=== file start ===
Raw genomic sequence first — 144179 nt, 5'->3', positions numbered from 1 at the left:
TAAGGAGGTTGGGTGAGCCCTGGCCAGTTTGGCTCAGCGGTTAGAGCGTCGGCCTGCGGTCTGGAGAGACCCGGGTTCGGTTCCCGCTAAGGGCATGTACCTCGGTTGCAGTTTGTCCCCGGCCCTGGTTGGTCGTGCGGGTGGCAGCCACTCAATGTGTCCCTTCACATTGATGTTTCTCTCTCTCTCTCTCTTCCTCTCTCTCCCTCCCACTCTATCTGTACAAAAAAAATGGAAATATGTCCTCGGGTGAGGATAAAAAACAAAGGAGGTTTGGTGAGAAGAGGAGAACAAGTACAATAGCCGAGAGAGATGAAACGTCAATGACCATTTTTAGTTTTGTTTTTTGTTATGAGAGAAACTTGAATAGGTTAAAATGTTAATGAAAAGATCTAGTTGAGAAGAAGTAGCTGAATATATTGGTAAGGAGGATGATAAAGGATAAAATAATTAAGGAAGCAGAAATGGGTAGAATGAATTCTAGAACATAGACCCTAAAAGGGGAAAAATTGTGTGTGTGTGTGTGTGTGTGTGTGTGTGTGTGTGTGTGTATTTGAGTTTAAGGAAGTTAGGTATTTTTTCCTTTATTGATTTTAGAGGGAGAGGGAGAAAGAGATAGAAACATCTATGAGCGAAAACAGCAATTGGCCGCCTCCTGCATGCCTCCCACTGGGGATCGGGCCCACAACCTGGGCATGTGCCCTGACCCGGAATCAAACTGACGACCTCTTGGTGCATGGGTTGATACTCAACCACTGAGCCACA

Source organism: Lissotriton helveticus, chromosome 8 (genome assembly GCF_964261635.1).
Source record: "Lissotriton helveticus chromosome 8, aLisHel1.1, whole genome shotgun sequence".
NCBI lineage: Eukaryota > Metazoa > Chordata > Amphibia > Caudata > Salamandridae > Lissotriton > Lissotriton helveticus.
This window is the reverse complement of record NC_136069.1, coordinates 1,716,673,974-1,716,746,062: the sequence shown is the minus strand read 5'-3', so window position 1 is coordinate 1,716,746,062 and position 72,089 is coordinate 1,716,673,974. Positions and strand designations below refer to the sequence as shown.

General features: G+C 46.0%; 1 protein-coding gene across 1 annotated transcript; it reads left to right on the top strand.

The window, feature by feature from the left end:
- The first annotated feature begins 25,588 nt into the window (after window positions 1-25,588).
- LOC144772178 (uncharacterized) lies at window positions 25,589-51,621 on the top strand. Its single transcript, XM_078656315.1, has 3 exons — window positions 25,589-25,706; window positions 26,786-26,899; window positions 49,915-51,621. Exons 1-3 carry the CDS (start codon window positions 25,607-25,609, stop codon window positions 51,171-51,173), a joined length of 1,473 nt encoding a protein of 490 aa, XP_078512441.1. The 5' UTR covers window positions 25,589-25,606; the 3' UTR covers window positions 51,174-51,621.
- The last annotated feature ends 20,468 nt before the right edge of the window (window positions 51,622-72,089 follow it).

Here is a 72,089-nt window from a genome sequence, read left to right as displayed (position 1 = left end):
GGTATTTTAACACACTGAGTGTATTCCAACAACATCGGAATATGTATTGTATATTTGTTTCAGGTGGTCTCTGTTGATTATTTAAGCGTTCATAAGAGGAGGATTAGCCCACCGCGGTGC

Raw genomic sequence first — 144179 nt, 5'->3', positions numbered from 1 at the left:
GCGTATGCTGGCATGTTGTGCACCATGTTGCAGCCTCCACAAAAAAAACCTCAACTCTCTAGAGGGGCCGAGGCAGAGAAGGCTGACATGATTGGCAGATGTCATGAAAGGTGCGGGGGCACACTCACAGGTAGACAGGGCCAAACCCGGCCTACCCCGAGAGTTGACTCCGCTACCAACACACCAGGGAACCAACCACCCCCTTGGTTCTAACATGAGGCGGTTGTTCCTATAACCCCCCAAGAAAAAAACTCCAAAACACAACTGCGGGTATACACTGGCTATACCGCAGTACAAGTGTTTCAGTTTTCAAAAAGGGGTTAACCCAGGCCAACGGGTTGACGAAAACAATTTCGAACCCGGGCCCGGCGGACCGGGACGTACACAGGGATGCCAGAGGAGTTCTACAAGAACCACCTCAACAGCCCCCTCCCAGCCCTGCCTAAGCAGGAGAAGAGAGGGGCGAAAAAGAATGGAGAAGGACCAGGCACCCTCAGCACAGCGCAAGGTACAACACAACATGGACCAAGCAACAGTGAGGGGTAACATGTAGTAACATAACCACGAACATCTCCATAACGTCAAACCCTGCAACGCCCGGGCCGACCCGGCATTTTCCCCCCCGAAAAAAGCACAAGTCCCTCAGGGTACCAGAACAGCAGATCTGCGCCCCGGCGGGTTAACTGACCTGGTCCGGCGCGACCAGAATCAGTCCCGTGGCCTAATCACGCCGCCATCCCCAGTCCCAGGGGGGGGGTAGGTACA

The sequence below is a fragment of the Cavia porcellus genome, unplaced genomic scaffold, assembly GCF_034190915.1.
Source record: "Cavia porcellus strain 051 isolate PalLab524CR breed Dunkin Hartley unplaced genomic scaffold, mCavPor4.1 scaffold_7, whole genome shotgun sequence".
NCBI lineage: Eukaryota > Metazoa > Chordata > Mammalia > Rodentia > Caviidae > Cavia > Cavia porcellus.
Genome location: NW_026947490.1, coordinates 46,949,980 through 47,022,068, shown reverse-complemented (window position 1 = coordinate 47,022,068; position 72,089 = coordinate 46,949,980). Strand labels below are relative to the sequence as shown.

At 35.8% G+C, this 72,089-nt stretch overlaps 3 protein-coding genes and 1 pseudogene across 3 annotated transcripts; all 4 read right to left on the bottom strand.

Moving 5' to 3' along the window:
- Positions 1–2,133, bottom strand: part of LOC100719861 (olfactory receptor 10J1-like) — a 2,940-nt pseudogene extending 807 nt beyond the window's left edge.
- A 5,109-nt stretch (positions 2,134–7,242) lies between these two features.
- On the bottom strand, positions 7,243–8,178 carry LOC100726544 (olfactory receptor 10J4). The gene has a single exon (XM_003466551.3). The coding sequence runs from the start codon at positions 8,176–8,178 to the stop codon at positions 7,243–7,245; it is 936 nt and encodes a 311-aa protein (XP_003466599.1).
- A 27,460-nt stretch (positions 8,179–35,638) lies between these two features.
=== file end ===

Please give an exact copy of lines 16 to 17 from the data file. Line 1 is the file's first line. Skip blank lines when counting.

The sequence below is a fragment of the Cavia porcellus genome, unplaced genomic scaffold, assembly GCF_034190915.1.
Source record: "Cavia porcellus strain 051 isolate PalLab524CR breed Dunkin Hartley unplaced genomic scaffold, mCavPor4.1 scaffold_7, whole genome shotgun sequence".